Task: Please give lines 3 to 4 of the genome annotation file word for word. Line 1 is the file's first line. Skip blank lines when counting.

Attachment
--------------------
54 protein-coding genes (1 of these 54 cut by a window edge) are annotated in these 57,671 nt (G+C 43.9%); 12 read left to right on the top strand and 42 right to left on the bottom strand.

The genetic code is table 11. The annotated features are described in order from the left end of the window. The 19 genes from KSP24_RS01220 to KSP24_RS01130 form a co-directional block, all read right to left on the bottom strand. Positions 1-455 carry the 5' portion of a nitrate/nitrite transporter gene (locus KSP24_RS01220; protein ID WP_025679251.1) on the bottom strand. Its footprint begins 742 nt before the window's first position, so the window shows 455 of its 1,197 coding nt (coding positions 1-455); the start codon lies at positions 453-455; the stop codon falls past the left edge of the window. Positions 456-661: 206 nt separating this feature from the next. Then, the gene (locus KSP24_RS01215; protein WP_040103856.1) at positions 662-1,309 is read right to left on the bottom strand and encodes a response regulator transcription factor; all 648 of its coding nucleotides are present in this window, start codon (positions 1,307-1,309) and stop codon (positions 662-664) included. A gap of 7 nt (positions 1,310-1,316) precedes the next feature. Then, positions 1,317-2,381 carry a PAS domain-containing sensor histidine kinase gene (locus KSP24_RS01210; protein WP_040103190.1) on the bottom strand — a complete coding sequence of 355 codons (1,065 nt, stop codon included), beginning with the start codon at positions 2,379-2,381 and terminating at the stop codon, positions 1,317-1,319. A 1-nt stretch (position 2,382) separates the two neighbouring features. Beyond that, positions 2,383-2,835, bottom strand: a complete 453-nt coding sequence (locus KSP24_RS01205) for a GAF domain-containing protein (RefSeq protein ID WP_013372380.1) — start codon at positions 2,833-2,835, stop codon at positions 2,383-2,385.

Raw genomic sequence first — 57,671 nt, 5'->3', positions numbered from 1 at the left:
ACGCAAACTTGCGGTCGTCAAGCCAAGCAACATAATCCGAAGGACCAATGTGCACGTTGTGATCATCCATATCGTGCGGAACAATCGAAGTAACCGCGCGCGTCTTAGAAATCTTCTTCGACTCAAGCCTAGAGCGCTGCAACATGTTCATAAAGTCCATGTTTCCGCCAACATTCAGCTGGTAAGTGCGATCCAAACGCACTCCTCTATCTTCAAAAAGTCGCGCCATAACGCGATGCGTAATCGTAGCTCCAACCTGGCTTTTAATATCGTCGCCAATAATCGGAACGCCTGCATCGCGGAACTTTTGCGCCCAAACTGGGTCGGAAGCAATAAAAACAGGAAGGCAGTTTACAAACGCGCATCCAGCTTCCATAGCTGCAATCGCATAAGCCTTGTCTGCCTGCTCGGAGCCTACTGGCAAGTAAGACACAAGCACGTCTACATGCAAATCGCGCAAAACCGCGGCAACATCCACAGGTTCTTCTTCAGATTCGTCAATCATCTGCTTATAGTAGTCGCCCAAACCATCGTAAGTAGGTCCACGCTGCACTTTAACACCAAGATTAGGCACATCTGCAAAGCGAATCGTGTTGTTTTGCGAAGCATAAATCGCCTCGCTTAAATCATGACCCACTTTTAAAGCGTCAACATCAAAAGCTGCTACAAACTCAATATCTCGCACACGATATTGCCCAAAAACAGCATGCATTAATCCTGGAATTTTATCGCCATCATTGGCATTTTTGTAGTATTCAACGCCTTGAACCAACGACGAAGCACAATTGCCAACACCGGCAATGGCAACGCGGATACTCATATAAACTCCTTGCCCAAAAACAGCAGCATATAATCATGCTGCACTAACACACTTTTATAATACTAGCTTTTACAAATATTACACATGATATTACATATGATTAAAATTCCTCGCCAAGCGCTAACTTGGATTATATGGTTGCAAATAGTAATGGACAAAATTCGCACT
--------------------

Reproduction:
Raw genomic sequence first — 57,671 nt, 5'->3', positions numbered from 1 at the left:
ACGCAAACTTGCGGTCGTCAAGCCAAGCAACATAATCCGAAGGACCAATGTGCACGTTGTGATCATCCATATCGTGCGGAACAATCGAAGTAACCGCGCGCGTCTTAGAAATCTTCTTCGACTCAAGCCTAGAGCGCTGCAACATGTTCATAAAGTCCATGTTTCCGCCAACATTCAGCTGGTAAGTGCGATCCAAACGCACTCCTCTATCTTCAAAAAGTCGCGCCATAACGCGATGCGTAATCGTAGCTCCAACCTGGCTTTTAATATCGTCGCCAATAATCGGAACGCCTGCATCGCGGAACTTTTGCGCCCAAACTGGGTCGGAAGCAATAAAAACAGGAAGGCAGTTTACAAACGCGCATCCAGCTTCCATAGCTGCAATCGCATAAGCCTTGTCTGCCTGCTCGGAGCCTACTGGCAAGTAAGACACAAGCACGTCTACATGCAAATCGCGCAAAACCGCGGCAACATCCACAGGTTCTTCTTCAGATTCGTCAATCATCTGCTTATAGTAGTCGCCCAAACCATCGTAAGTAGGTCCACGCTGCACTTTAACACCAAGATTAGGCACATCTGCAAAGCGAATCGTGTTGTTTTGCGAAGCATAAATCGCCTCGCTTAAATCATGACCCACTTTTAAAGCGTCAACATCAAAAGCTGCTACAAACTCAATATCTCGCACACGATATTGCCCAAAAACAGCATGCATTAATCCTGGAATTTTATCGCCATCATTGGCATTTTTGTAGTATTCAACGCCTTGAACCAACGACGAAGCACAATTGCCAACACCGGCAATGGCAACGCGGATACTCATATAAACTCCTTGCCCAAAAACAGCAGCATATAATCATGCTGCACTAACACACTTTTATAATACTAGCTTTTACAAATATTACACATGATATTACATATGATTAAAATTCCTCGCCAAGCGCTAACTTGGATTATATGGTTGCAAATAGTAATGGACAAAATTCGCACT